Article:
Ever close your eyes to sleep, and still see Tetris blocks rotating and falling beneath your eyelids? Welcome to the next addicting puzzle game that will have you up at night playing and advance you to the next level in the Procrastinator's Hall of Fame. This game was originally named XI and developed by Sony Computer Entertainment Inc.; it was then picked up by THQ and renamed Devil Dice due to its "devilishly addictive" gameplay.
Devil Dice is a unique game and a winner for avid puzzle-fans who are tired of the endless Tetris clones. In this game you take control of a little devil and must manipulate and match six sided dice. This game might be a little confusing if you haven't glanced at the one-page instructions or viewed the online instructions, but once you've checked either one out, the game is a cinch to understand.
Devil Dice has a visual online tutorial that demonstrates how you control a little red devil, who in turn controls each die he is walking on. If the die he's moving comes in contact with another die, then he has the option of moving onto it or any other touching die. When he's on top of a die and moves it, it rotates and displays a new number. If he's on the ground, he can then push the die around the playfield but is unable to rotate it. He can get off the floor by hopping on any die rising. He can make a block of dice disappear by matching up multiples of dice with the number currently displayed on the die (for example, you want to connect two twos, three threes, four fours and so on). Once he's accomplished this, he's able to hop on other die and continue the chain by connecting it to the sinking block with the same number. After playing with this game long enough, you'll find you're able to get multi-hit combos with ease and will drastically improve your score. Each die has a red one (called the "happy one") and if you connect this to the sinking block you'll successfully clear off all the ones on the board. This becomes extremely important as the game progresses because it will clear up precious board space and keep the game going (in trial mode, it's over when the board is completely filled with dice).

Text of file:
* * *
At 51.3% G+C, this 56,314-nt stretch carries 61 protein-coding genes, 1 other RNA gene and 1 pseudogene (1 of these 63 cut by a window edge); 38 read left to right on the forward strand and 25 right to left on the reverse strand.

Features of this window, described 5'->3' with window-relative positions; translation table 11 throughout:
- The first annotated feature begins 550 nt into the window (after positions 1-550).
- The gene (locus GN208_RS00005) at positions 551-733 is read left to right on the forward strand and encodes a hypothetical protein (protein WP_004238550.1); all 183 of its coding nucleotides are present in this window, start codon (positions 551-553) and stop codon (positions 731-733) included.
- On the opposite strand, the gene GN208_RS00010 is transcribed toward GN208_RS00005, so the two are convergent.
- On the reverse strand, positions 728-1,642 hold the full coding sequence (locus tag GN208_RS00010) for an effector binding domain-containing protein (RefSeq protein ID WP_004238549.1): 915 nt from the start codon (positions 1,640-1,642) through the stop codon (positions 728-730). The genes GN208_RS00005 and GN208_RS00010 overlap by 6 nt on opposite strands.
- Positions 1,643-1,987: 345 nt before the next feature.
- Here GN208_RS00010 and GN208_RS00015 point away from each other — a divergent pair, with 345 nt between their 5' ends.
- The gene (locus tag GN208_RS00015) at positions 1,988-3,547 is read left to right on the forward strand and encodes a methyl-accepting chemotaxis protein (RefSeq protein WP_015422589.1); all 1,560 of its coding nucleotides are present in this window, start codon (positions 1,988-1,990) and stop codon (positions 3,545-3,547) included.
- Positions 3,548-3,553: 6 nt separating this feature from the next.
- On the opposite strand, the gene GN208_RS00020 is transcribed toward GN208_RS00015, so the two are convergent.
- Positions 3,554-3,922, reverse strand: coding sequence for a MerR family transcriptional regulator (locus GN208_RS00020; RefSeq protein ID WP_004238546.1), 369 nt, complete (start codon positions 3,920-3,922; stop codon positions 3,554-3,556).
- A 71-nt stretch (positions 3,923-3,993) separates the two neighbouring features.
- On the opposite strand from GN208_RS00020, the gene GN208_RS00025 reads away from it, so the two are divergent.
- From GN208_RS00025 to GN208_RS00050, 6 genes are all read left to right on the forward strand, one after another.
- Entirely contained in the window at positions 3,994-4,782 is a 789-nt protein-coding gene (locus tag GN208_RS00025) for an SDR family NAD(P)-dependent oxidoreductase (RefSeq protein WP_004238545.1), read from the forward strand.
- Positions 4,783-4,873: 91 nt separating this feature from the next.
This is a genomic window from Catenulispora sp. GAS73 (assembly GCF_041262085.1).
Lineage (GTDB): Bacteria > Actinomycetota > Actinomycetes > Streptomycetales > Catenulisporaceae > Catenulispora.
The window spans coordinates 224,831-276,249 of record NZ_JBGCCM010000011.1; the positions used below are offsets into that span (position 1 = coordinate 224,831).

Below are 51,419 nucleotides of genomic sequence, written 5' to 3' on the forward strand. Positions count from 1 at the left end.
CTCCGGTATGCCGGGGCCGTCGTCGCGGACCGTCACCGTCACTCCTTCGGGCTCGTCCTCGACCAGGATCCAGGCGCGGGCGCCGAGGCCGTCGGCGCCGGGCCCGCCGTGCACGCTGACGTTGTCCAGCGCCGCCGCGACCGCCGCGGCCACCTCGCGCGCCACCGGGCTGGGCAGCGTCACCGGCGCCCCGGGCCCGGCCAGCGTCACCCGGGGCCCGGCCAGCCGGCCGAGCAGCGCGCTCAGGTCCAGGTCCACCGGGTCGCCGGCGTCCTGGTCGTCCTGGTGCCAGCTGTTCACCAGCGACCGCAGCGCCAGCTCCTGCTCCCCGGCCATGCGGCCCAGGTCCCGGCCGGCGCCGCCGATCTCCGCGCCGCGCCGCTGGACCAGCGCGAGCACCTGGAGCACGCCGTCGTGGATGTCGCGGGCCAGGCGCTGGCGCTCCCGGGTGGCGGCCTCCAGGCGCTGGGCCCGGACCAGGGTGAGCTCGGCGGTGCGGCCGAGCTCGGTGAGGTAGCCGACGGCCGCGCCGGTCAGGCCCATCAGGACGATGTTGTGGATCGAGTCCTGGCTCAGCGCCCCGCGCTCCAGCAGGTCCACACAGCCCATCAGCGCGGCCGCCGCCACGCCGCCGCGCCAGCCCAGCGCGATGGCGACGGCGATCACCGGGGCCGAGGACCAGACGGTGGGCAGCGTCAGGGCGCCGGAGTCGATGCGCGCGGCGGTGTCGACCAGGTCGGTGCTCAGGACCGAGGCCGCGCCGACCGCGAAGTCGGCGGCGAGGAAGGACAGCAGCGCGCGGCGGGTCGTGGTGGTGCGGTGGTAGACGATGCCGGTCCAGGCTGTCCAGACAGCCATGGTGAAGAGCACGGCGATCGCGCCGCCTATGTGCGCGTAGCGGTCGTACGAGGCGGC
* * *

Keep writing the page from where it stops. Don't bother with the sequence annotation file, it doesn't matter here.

Four game modes are available: battle, puzzle, trial, and wars. Puzzle is a great place for beginners to start because it will give you some of the basic strategies you will need to master for success. Puzzle mode starts out with an easy series of puzzles that you must solve in a limited number of turns. If you're able to succeed with the current puzzle, you get to move onto the next; otherwise you have to keep trying it until it's solved. When you complete a block of ten, you unlock a new picture that covers your playing field. There are over twenty different pictures that vary from abstract art to close-up shots of the game characters and a woman's face. I'm glad multiple pictures are available because it makes it worthwhile to replay the puzzles until you've viewed them all.
The next mode players will want to visit is trial mode where you can play solo in a timed or un-timed game. If you're new to the game, un-timed is the way to go as you try to make rows disappear in a play field that is constantly sprouting dice. This a great way to hone your skills for battles and wars, and it is a lot of fun if you're just starting out because you're not getting frustrated with the computer beating up on you.
If you want some head-to-head competition then you can select battle mode. In this mode, you can play against another human opponent or against the computer. Before the match, you select the difficulty level and the game requires you to fill anywhere from three to six boxes of objectives. This is accomplished the same way as in trial mode, except that your opponent can wipe out your success by connecting the same series as you (for example if you both connect two two's). This feature can make this a very long game and reminds me of the card game War.
The last and most frustrating mode is War. In this mode you can play up to five other opponents, but you need additional equipment if you want all five to be human; otherwise you can play against the computer. You start off in a huge playfield filled partially with dice and each character having a strength meter. When a player completes a chain, the opponents take some damage and the last one standing (or has the most strength when the time runs out) wins. It's difficult to complete chains because someone else is constantly mucking with it and on occasion you even get stuck on the same die as an opponent and end up fighting over what direction to go. I didn't like this mode much and found myself playing the other game modes more frequently.
The graphics for this game are done well, with the menus having a pleasing touch. The tutorial and characters are beautifully designed and the devils are well-animated. I enjoyed the music because it has a variety of styles that range from jazz to rock and enhances gameplay instead of interfering with it. I have a pet peeve with games that have such loud/irritating music that it keeps breaking your concentration, but luckily this wasn't the case.
This is a great game if you enjoy puzzles, although it's a bit difficult to master. People will either hate this game because of its steep learning curve, or love the challenge it presents and become quickly addicted. I definitely recommend renting it first to find out which is the case, and then making the decision whether to buy it.